The leading electronic readers, Amazon’s Kindle and Sony’s Reader, have greatly increased interest in e-books but share a couple of limitations: they are rigid, and they display only in black and white.
Earlier this year, startup Plastic Logic introduced an e-reader that uses polymer electronics to create a flexible display that is the size of a standard sheet of paper. Coming next are two e-readers that will offer some benefits previously missing: one features a color display, and the other is a pocket-size gadget with a screen that rolls up.
The Readius, made by Philips spinoff Polymer Vision of Eindhoven, the Netherlands, is the size of a cell phone and sports a rollable screen that stows away. The display uses the same black-and-white microcapsule display technology that’s used in the Kindle and the Sony Reader, but the capsules are applied to paper-thin flexible plastic and controlled by electronics made of polymer organic semiconductors. The Readius is expected to reach market later this year.
Courtesy of Polymer Vision
Cost: Not available Availability: Later this year
Company: Polymer Vision
Reading in Color
The FLEPia, made by Fujitsu, is the first color electronic reader to hit the market. Its screen technology is a stripped-down version of traditional liquid-crystal displays. Instead of using a backlight, it reflects ambient light from red, blue, and green crystals arranged in separate layers (in conventional LCDs, the three colors sit side by side). The crystals are arranged in a way that makes them transparent when not in use; electric currents change their orientation to make them reflect different colors. The reader has a touch screen that can be used with a stylus. The device was scheduled to go on sale in Japan in April.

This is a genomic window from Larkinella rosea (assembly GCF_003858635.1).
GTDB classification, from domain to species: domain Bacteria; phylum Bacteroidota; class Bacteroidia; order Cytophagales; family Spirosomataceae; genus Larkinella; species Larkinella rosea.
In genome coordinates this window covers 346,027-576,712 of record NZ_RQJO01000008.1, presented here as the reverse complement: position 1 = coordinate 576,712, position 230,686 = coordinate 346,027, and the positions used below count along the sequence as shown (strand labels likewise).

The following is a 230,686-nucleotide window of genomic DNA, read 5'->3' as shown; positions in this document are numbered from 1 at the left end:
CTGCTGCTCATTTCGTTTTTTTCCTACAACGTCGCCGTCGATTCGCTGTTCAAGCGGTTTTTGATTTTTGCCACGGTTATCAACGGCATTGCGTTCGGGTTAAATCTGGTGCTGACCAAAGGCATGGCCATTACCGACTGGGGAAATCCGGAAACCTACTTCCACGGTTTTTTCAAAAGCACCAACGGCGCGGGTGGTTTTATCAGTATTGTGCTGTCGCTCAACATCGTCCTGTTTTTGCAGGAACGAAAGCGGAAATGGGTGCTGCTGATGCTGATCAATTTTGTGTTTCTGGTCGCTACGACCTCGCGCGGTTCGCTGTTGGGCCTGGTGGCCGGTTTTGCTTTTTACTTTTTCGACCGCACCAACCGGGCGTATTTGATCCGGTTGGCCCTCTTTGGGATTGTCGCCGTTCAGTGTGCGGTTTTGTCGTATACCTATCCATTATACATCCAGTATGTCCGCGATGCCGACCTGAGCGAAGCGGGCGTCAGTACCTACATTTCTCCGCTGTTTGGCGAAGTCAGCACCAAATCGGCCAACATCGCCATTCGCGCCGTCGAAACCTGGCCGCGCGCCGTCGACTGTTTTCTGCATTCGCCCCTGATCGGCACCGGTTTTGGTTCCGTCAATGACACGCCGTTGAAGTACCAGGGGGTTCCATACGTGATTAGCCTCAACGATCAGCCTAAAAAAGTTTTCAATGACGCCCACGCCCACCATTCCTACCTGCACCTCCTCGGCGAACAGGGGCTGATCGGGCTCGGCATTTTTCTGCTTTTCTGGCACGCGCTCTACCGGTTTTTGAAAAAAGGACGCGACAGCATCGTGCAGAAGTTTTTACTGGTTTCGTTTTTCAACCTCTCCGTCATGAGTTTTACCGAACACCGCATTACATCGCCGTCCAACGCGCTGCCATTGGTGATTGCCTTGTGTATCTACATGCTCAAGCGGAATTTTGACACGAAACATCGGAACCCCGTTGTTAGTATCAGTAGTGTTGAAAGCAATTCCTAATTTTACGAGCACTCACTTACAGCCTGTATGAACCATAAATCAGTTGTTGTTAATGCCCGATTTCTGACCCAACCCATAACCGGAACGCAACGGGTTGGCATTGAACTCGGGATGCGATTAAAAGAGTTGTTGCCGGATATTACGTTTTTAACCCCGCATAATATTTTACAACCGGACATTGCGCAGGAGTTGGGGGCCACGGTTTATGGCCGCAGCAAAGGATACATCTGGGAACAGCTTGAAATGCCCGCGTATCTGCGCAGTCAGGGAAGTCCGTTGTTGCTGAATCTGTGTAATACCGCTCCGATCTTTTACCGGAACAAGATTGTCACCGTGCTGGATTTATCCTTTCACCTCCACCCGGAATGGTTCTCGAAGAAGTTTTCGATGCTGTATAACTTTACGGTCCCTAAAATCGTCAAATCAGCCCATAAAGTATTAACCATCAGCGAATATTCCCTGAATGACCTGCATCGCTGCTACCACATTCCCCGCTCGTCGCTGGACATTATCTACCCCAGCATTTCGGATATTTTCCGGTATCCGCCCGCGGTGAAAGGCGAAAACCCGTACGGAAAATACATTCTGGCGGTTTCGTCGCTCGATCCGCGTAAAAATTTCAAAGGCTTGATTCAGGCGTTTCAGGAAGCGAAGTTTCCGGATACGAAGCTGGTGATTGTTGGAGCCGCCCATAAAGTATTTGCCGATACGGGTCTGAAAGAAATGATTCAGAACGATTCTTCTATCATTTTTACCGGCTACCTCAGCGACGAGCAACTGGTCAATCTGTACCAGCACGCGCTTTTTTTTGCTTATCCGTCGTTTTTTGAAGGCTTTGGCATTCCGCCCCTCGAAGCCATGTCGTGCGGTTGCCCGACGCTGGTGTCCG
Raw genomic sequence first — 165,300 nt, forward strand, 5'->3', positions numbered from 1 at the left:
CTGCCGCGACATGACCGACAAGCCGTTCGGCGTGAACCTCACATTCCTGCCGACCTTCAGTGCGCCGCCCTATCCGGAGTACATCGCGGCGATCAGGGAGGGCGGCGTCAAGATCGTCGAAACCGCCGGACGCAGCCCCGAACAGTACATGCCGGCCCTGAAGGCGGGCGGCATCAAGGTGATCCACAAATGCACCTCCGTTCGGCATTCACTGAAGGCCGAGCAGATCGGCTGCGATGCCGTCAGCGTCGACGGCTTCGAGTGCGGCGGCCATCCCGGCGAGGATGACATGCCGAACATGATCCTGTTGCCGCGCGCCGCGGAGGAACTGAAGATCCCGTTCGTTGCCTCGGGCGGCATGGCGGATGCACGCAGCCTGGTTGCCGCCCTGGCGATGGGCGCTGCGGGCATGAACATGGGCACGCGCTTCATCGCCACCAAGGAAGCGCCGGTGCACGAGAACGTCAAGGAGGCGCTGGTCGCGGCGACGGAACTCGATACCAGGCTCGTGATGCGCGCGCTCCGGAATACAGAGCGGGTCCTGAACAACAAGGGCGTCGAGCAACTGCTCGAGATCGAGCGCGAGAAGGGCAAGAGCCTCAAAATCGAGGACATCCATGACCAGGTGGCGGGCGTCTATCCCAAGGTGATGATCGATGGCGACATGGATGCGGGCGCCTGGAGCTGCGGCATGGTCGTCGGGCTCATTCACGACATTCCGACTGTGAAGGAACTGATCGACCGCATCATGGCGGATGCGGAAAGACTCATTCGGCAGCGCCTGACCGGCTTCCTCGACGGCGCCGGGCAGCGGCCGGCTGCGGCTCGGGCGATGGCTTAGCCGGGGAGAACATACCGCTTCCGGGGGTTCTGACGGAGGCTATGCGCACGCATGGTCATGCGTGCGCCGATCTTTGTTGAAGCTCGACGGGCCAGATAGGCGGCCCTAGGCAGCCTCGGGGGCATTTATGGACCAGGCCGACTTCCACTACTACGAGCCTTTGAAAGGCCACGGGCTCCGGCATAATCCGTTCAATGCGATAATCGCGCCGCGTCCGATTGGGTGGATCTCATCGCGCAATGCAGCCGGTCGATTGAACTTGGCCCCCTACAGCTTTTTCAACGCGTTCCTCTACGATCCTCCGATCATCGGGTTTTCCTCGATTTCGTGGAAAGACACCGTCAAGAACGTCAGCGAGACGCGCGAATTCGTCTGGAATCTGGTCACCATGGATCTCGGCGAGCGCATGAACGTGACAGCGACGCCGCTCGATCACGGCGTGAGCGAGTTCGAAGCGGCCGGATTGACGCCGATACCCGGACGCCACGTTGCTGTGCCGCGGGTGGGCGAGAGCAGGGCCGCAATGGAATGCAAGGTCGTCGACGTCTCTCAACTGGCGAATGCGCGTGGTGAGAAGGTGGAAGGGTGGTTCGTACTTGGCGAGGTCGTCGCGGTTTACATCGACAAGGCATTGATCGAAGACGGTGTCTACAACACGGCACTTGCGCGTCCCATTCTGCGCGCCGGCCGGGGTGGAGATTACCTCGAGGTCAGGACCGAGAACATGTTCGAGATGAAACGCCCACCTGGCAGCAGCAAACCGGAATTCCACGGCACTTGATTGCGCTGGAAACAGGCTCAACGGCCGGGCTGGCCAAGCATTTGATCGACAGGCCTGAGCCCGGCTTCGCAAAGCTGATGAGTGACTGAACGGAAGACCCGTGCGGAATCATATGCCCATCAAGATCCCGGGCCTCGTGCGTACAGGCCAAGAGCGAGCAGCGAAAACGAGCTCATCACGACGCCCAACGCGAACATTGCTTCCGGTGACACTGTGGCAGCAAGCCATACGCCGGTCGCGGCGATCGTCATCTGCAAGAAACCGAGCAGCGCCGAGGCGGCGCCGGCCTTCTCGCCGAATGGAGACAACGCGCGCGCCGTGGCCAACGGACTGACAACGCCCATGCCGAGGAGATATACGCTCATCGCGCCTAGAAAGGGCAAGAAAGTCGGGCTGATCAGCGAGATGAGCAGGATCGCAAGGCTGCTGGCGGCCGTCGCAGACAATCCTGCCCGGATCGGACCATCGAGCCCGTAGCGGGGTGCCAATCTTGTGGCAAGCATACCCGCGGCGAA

Courtesy of Fujitsu
Price: about $1,000 (99,750 yen)
Other products in this section:
Become an Insider to get the story behind the story — and before anyone else.
With this tool, AI could identify new malware as readily as it recognizes cats
A huge data set will help train algorithms to spot the nasty programs hiding in our computers.
Tesla says its factory is safer—but it left injuries off the books
Undercounting injuries is a symptom of a larger problem: Tesla has put electric-car manufacturing above safety concerns, former safety experts say.
Three problems with Facebook’s plan to kill hate speech using AI
Mark Zuckerberg thinks AI will largely automate the process of censorship, but that assumes profound progress will be made.